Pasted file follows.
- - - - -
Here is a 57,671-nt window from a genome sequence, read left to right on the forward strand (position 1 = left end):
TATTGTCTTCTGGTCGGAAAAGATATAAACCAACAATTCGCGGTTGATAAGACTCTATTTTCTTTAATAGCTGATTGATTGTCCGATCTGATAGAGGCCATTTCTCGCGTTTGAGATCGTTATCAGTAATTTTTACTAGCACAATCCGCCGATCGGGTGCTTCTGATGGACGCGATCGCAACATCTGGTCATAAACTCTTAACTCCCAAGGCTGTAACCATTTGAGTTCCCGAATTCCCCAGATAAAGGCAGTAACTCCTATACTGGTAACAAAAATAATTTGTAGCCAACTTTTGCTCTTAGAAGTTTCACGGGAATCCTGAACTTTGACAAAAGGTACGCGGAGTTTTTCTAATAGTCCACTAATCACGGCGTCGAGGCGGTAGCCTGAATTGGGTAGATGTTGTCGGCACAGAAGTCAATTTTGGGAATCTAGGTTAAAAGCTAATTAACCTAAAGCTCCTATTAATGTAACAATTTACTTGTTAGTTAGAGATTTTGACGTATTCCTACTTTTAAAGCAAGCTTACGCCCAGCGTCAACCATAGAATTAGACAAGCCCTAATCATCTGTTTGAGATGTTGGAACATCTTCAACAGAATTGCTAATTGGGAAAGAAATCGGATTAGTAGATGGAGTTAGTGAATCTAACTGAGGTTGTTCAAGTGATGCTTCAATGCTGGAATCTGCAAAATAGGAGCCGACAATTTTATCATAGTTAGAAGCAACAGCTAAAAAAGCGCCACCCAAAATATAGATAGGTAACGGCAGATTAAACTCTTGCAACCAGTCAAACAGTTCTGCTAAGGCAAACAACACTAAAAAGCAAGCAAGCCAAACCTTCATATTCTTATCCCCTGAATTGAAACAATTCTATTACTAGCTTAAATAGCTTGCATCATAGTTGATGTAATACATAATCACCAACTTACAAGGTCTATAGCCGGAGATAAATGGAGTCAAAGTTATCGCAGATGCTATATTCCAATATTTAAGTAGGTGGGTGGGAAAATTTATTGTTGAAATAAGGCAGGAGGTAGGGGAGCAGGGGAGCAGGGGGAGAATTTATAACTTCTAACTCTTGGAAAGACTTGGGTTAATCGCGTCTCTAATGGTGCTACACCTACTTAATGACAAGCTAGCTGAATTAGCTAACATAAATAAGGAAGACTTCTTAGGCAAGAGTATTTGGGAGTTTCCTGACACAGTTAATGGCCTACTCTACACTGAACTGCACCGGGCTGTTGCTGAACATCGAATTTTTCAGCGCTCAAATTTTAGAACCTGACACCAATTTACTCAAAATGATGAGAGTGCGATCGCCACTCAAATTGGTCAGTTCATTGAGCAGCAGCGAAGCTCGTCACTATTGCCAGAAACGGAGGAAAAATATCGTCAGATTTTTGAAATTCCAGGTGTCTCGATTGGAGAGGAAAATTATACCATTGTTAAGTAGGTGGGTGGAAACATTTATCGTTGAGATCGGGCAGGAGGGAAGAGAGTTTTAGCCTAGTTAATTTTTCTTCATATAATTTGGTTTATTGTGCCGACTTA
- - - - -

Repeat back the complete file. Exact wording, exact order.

Here is a 57,671-nt window from a genome sequence, read left to right on the forward strand (position 1 = left end):
TATTGTCTTCTGGTCGGAAAAGATATAAACCAACAATTCGCGGTTGATAAGACTCTATTTTCTTTAATAGCTGATTGATTGTCCGATCTGATAGAGGCCATTTCTCGCGTTTGAGATCGTTATCAGTAATTTTTACTAGCACAATCCGCCGATCGGGTGCTTCTGATGGACGCGATCGCAACATCTGGTCATAAACTCTTAACTCCCAAGGCTGTAACCATTTGAGTTCCCGAATTCCCCAGATAAAGGCAGTAACTCCTATACTGGTAACAAAAATAATTTGTAGCCAACTTTTGCTCTTAGAAGTTTCACGGGAATCCTGAACTTTGACAAAAGGTACGCGGAGTTTTTCTAATAGTCCACTAATCACGGCGTCGAGGCGGTAGCCTGAATTGGGTAGATGTTGTCGGCACAGAAGTCAATTTTGGGAATCTAGGTTAAAAGCTAATTAACCTAAAGCTCCTATTAATGTAACAATTTACTTGTTAGTTAGAGATTTTGACGTATTCCTACTTTTAAAGCAAGCTTACGCCCAGCGTCAACCATAGAATTAGACAAGCCCTAATCATCTGTTTGAGATGTTGGAACATCTTCAACAGAATTGCTAATTGGGAAAGAAATCGGATTAGTAGATGGAGTTAGTGAATCTAACTGAGGTTGTTCAAGTGATGCTTCAATGCTGGAATCTGCAAAATAGGAGCCGACAATTTTATCATAGTTAGAAGCAACAGCTAAAAAAGCGCCACCCAAAATATAGATAGGTAACGGCAGATTAAACTCTTGCAACCAGTCAAACAGTTCTGCTAAGGCAAACAACACTAAAAAGCAAGCAAGCCAAACCTTCATATTCTTATCCCCTGAATTGAAACAATTCTATTACTAGCTTAAATAGCTTGCATCATAGTTGATGTAATACATAATCACCAACTTACAAGGTCTATAGCCGGAGATAAATGGAGTCAAAGTTATCGCAGATGCTATATTCCAATATTTAAGTAGGTGGGTGGGAAAATTTATTGTTGAAATAAGGCAGGAGGTAGGGGAGCAGGGGAGCAGGGGGAGAATTTATAACTTCTAACTCTTGGAAAGACTTGGGTTAATCGCGTCTCTAATGGTGCTACACCTACTTAATGACAAGCTAGCTGAATTAGCTAACATAAATAAGGAAGACTTCTTAGGCAAGAGTATTTGGGAGTTTCCTGACACAGTTAATGGCCTACTCTACACTGAACTGCACCGGGCTGTTGCTGAACATCGAATTTTTCAGCGCTCAAATTTTAGAACCTGACACCAATTTACTCAAAATGATGAGAGTGCGATCGCCACTCAAATTGGTCAGTTCATTGAGCAGCAGCGAAGCTCGTCACTATTGCCAGAAACGGAGGAAAAATATCGTCAGATTTTTGAAATTCCAGGTGTCTCGATTGGAGAGGAAAATTATACCATTGTTAAGTAGGTGGGTGGAAACATTTATCGTTGAGATCGGGCAGGAGGGAAGAGAGTTTTAGCCTAGTTAATTTTTCTTCATATAATTTGGTTTATTGTGCCGACTTA